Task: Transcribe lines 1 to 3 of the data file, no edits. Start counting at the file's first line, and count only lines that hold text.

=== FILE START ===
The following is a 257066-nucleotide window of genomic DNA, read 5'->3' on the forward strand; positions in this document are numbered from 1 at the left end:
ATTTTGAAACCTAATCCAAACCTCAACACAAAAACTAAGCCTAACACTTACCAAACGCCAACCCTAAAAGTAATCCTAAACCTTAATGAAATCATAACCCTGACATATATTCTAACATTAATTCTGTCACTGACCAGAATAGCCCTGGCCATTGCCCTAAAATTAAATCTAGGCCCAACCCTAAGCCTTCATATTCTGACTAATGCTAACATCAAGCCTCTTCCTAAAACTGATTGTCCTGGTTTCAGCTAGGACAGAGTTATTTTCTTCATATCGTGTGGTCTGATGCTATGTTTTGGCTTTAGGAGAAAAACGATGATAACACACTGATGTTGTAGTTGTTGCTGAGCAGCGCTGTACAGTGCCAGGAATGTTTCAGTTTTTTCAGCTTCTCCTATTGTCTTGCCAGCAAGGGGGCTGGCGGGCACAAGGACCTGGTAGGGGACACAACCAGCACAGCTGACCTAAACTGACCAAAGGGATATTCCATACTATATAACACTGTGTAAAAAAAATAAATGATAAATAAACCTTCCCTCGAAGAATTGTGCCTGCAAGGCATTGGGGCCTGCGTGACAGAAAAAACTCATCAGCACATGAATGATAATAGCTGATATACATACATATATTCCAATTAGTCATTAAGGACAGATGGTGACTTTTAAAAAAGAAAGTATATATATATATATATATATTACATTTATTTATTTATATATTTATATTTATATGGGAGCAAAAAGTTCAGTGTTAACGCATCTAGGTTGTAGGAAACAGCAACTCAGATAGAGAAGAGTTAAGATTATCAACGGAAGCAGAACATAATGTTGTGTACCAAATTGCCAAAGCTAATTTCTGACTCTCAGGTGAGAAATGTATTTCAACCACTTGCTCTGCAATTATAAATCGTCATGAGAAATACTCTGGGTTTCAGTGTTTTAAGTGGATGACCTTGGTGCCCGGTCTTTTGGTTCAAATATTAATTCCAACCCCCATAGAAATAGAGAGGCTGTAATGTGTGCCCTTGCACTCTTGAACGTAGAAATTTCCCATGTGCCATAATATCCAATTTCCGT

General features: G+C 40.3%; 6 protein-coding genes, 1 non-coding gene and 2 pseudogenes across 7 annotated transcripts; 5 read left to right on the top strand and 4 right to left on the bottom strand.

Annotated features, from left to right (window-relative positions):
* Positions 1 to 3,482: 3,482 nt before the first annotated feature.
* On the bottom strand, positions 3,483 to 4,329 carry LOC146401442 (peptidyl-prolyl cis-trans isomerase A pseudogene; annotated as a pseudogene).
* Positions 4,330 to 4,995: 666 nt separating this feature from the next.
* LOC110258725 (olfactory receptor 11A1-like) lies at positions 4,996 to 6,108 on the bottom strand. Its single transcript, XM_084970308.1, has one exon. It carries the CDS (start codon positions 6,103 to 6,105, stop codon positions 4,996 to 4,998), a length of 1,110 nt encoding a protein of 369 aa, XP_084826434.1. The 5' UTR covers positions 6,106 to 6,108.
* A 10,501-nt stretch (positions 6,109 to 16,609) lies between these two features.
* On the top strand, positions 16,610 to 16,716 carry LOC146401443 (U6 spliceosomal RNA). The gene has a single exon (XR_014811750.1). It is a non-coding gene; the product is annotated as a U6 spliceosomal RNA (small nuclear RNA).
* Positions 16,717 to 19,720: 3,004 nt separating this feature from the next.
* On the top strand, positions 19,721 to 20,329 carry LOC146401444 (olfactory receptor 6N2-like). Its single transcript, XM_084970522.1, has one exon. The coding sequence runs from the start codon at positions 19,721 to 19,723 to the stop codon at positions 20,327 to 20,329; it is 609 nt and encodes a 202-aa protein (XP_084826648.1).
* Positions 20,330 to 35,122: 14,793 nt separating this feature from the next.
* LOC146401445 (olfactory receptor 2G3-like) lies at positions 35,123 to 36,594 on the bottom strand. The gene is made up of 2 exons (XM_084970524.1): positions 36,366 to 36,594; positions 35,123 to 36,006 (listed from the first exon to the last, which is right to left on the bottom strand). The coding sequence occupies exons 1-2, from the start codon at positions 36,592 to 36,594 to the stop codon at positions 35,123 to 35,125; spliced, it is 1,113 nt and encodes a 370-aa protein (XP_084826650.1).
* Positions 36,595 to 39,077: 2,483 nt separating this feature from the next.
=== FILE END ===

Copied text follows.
The following is a 257066-nucleotide window of genomic DNA, read 5'->3' on the forward strand; positions in this document are numbered from 1 at the left end:
ATTTTGAAACCTAATCCAAACCTCAACACAAAAACTAAGCCTAACACTTACCAAACGCCAACCCTAAAAGTAATCCTAAACCTTAATGAAATCATAACCCTGACATATATTCTAACATTAATTCTGTCACTGACCAGAATAGCCCTGGCCATTGCCCTAAAATTAAATCTAGGCCCAACCCTAAGCCTTCATATTCTGACTAATGCTAACATCAAGCCTCTTCCTAAAACTGATTGTCCTGGTTTCAGCTAGGACAGAGTTATTTTCTTCATATCGTGTGGTCTGATGCTATGTTTTGGCTTTAGGAGAAAAACGATGATAACACACTGATGTTGTAGTTGTTGCTGAGCAGCGCTGTACAGTGCCAGGAATGTTTCAGTTTTTTCAGCTTCTCCTATTGTCTTGCCAGCAAGGGGGCTGGCGGGCACAAGGACCTGGTAGGGGACACAACCAGCACAGCTGACCTAAACTGACCAAAGGGATATTCCATACTATATAACACTGTGTAAAAAAAATAAATGATAAATAAACCTTCCCTCGAAGAATTGTGCCTGCAAGGCATTGGGGCCTGCGTGACAGAAAAAACTCATCAGCACATGAATGATAATAGCTGATATACATACATATATTCCAATTAGTCATTAAGGACAGATGGTGACTTTTAAAAAAGAAAGTATATATATATATATATATATTACATTTATTTATTTATATATTTATATTTATATGGGAGCAAAAAGTTCAGTGTTAACGCATCTAGGTTGTAGGAAACAGCAACTCAGATAGAGAAGAGTTAAGATTATCAACGGAAGCAGAACATAATGTTGTGTACCAAATTGCCAAAGCTAATTTCTGACTCTCAGGTGAGAAATGTATTTCAACCACTTGCTCTGCAATTATAAATCGTCATGAGAAATACTCTGGGTTTCAGTGTTTTAAGTGGATGACCTTGGTGCCCGGTCTTTTGGTTCAAATATTAATTCCAACCCCCATAGAAATAGAGAGGCTGTAATGTGTGCCCTTGCACTCTTGAACGTAGAAATTTCCCATGTGCCATAATATCCAATTTCCGT

General features: G+C 40.3%; 6 protein-coding genes, 1 non-coding gene and 2 pseudogenes across 7 annotated transcripts; 5 read left to right on the top strand and 4 right to left on the bottom strand.